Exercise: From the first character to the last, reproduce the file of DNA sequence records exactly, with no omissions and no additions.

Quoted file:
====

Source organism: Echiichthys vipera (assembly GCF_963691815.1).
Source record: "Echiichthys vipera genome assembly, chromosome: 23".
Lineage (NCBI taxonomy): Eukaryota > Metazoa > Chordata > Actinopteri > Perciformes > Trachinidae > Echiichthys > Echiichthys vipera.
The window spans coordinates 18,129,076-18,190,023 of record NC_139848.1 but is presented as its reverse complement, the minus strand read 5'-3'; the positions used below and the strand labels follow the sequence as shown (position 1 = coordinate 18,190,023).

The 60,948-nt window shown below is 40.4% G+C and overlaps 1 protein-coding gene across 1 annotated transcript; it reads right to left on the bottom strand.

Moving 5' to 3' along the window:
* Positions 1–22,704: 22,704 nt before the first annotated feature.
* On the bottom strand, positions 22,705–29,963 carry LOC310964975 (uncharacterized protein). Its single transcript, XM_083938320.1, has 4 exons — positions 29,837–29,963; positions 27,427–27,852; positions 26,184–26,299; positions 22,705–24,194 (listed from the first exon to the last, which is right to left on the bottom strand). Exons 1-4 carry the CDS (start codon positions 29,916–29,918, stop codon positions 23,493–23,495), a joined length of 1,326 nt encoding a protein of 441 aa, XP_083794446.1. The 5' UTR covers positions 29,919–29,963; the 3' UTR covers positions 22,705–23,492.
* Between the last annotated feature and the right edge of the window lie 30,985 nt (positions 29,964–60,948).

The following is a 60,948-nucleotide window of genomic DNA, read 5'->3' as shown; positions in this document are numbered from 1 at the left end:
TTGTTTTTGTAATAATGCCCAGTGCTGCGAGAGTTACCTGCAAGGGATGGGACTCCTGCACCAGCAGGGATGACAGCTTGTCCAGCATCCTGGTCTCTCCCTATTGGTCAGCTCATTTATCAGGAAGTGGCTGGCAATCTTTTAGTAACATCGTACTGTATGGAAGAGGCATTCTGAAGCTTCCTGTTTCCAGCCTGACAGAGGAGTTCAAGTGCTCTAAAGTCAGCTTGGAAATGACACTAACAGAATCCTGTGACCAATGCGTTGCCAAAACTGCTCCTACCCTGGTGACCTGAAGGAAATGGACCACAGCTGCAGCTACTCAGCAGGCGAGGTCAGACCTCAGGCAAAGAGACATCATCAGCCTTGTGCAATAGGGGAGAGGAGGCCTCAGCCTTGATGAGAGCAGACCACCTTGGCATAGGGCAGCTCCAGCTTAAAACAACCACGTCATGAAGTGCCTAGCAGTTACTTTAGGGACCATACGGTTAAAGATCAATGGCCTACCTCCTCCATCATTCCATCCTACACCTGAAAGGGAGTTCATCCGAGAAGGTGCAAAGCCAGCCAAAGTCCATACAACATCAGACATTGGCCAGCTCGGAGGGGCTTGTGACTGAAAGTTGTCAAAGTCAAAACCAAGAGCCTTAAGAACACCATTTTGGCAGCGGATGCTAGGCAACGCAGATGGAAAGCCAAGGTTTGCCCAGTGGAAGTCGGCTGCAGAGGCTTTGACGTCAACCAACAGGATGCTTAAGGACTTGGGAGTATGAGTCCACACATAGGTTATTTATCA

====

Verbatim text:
Source organism: Echiichthys vipera (assembly GCF_963691815.1).
Source record: "Echiichthys vipera genome assembly, chromosome: 23".
Lineage (NCBI taxonomy): Eukaryota > Metazoa > Chordata > Actinopteri > Perciformes > Trachinidae > Echiichthys > Echiichthys vipera.
The window spans coordinates 18,129,076-18,190,023 of record NC_139848.1 but is presented as its reverse complement, the minus strand read 5'-3'; the positions used below and the strand labels follow the sequence as shown (position 1 = coordinate 18,190,023).

The 60,948-nt window shown below is 40.4% G+C and overlaps 1 protein-coding gene across 1 annotated transcript; it reads right to left on the bottom strand.

Moving 5' to 3' along the window:
* Positions 1–22,704: 22,704 nt before the first annotated feature.
* On the bottom strand, positions 22,705–29,963 carry LOC310964975 (uncharacterized protein). Its single transcript, XM_083938320.1, has 4 exons — positions 29,837–29,963; positions 27,427–27,852; positions 26,184–26,299; positions 22,705–24,194 (listed from the first exon to the last, which is right to left on the bottom strand). Exons 1-4 carry the CDS (start codon positions 29,916–29,918, stop codon positions 23,493–23,495), a joined length of 1,326 nt encoding a protein of 441 aa, XP_083794446.1. The 5' UTR covers positions 29,919–29,963; the 3' UTR covers positions 22,705–23,492.
* Between the last annotated feature and the right edge of the window lie 30,985 nt (positions 29,964–60,948).

The following is a 60,948-nucleotide window of genomic DNA, read 5'->3' as shown; positions in this document are numbered from 1 at the left end:
TTGTTTTTGTAATAATGCCCAGTGCTGCGAGAGTTACCTGCAAGGGATGGGACTCCTGCACCAGCAGGGATGACAGCTTGTCCAGCATCCTGGTCTCTCCCTATTGGTCAGCTCATTTATCAGGAAGTGGCTGGCAATCTTTTAGTAACATCGTACTGTATGGAAGAGGCATTCTGAAGCTTCCTGTTTCCAGCCTGACAGAGGAGTTCAAGTGCTCTAAAGTCAGCTTGGAAATGACACTAACAGAATCCTGTGACCAATGCGTTGCCAAAACTGCTCCTACCCTGGTGACCTGAAGGAAATGGACCACAGCTGCAGCTACTCAGCAGGCGAGGTCAGACCTCAGGCAAAGAGACATCATCAGCCTTGTGCAATAGGGGAGAGGAGGCCTCAGCCTTGATGAGAGCAGACCACCTTGGCATAGGGCAGCTCCAGCTTAAAACAACCACGTCATGAAGTGCCTAGCAGTTACTTTAGGGACCATACGGTTAAAGATCAATGGCCTACCTCCTCCATCATTCCATCCTACACCTGAAAGGGAGTTCATCCGAGAAGGTGCAAAGCCAGCCAAAGTCCATACAACATCAGACATTGGCCAGCTCGGAGGGGCTTGTGACTGAAAGTTGTCAAAGTCAAAACCAAGAGCCTTAAGAACACCATTTTGGCAGCGGATGCTAGGCAACGCAGATGGAAAGCCAAGGTTTGCCCAGTGGAAGTCGGCTGCAGAGGCTTTGACGTCAACCAACAGGATGCTTAAGGACTTGGGAGTATGAGTCCACACATAGGTTATTTATCA